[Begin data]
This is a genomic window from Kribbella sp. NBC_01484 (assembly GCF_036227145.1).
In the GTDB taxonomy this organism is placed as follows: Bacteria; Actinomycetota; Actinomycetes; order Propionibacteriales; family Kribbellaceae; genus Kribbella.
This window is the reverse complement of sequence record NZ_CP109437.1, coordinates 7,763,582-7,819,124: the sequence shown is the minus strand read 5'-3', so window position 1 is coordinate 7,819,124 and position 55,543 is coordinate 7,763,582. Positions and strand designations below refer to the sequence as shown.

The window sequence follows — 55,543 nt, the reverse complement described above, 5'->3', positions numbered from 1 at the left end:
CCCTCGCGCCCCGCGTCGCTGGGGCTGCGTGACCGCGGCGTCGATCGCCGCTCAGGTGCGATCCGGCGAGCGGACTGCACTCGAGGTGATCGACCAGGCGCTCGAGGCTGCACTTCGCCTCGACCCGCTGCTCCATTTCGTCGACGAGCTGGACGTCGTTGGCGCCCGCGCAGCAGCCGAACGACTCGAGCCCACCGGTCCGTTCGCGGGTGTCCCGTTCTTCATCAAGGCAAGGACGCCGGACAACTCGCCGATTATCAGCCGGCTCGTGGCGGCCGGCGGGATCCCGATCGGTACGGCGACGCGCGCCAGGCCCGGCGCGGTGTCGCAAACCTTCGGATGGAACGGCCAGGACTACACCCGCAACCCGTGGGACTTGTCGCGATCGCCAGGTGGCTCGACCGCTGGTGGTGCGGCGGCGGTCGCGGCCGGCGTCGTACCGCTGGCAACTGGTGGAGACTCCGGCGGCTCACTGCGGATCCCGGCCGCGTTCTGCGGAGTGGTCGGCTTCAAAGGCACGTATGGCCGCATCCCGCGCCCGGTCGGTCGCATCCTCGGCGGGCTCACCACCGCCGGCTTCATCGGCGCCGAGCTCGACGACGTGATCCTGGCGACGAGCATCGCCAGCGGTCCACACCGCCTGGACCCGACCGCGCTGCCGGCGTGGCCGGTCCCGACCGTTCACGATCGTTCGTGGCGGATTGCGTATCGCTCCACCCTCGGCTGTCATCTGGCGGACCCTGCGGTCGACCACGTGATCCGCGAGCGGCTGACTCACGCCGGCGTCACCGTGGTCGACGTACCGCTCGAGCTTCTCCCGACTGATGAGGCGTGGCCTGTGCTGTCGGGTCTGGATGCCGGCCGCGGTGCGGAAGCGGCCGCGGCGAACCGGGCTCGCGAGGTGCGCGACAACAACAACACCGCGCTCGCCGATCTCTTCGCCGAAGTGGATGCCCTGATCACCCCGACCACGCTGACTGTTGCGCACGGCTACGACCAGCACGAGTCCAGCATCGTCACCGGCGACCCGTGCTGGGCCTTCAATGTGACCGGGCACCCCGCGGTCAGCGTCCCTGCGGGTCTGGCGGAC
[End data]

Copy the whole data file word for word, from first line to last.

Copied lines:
This is a genomic window from Kribbella sp. NBC_01484 (assembly GCF_036227145.1).
In the GTDB taxonomy this organism is placed as follows: Bacteria; Actinomycetota; Actinomycetes; order Propionibacteriales; family Kribbellaceae; genus Kribbella.
This window is the reverse complement of sequence record NZ_CP109437.1, coordinates 7,763,582-7,819,124: the sequence shown is the minus strand read 5'-3', so window position 1 is coordinate 7,819,124 and position 55,543 is coordinate 7,763,582. Positions and strand designations below refer to the sequence as shown.

The window sequence follows — 55,543 nt, the reverse complement described above, 5'->3', positions numbered from 1 at the left end:
CCCTCGCGCCCCGCGTCGCTGGGGCTGCGTGACCGCGGCGTCGATCGCCGCTCAGGTGCGATCCGGCGAGCGGACTGCACTCGAGGTGATCGACCAGGCGCTCGAGGCTGCACTTCGCCTCGACCCGCTGCTCCATTTCGTCGACGAGCTGGACGTCGTTGGCGCCCGCGCAGCAGCCGAACGACTCGAGCCCACCGGTCCGTTCGCGGGTGTCCCGTTCTTCATCAAGGCAAGGACGCCGGACAACTCGCCGATTATCAGCCGGCTCGTGGCGGCCGGCGGGATCCCGATCGGTACGGCGACGCGCGCCAGGCCCGGCGCGGTGTCGCAAACCTTCGGATGGAACGGCCAGGACTACACCCGCAACCCGTGGGACTTGTCGCGATCGCCAGGTGGCTCGACCGCTGGTGGTGCGGCGGCGGTCGCGGCCGGCGTCGTACCGCTGGCAACTGGTGGAGACTCCGGCGGCTCACTGCGGATCCCGGCCGCGTTCTGCGGAGTGGTCGGCTTCAAAGGCACGTATGGCCGCATCCCGCGCCCGGTCGGTCGCATCCTCGGCGGGCTCACCACCGCCGGCTTCATCGGCGCCGAGCTCGACGACGTGATCCTGGCGACGAGCATCGCCAGCGGTCCACACCGCCTGGACCCGACCGCGCTGCCGGCGTGGCCGGTCCCGACCGTTCACGATCGTTCGTGGCGGATTGCGTATCGCTCCACCCTCGGCTGTCATCTGGCGGACCCTGCGGTCGACCACGTGATCCGCGAGCGGCTGACTCACGCCGGCGTCACCGTGGTCGACGTACCGCTCGAGCTTCTCCCGACTGATGAGGCGTGGCCTGTGCTGTCGGGTCTGGATGCCGGCCGCGGTGCGGAAGCGGCCGCGGCGAACCGGGCTCGCGAGGTGCGCGACAACAACAACACCGCGCTCGCCGATCTCTTCGCCGAAGTGGATGCCCTGATCACCCCGACCACGCTGACTGTTGCGCACGGCTACGACCAGCACGAGTCCAGCATCGTCACCGGCGACCCGTGCTGGGCCTTCAATGTGACCGGGCACCCCGCGGTCAGCGTCCCTGCGGGTCTGGCGGAC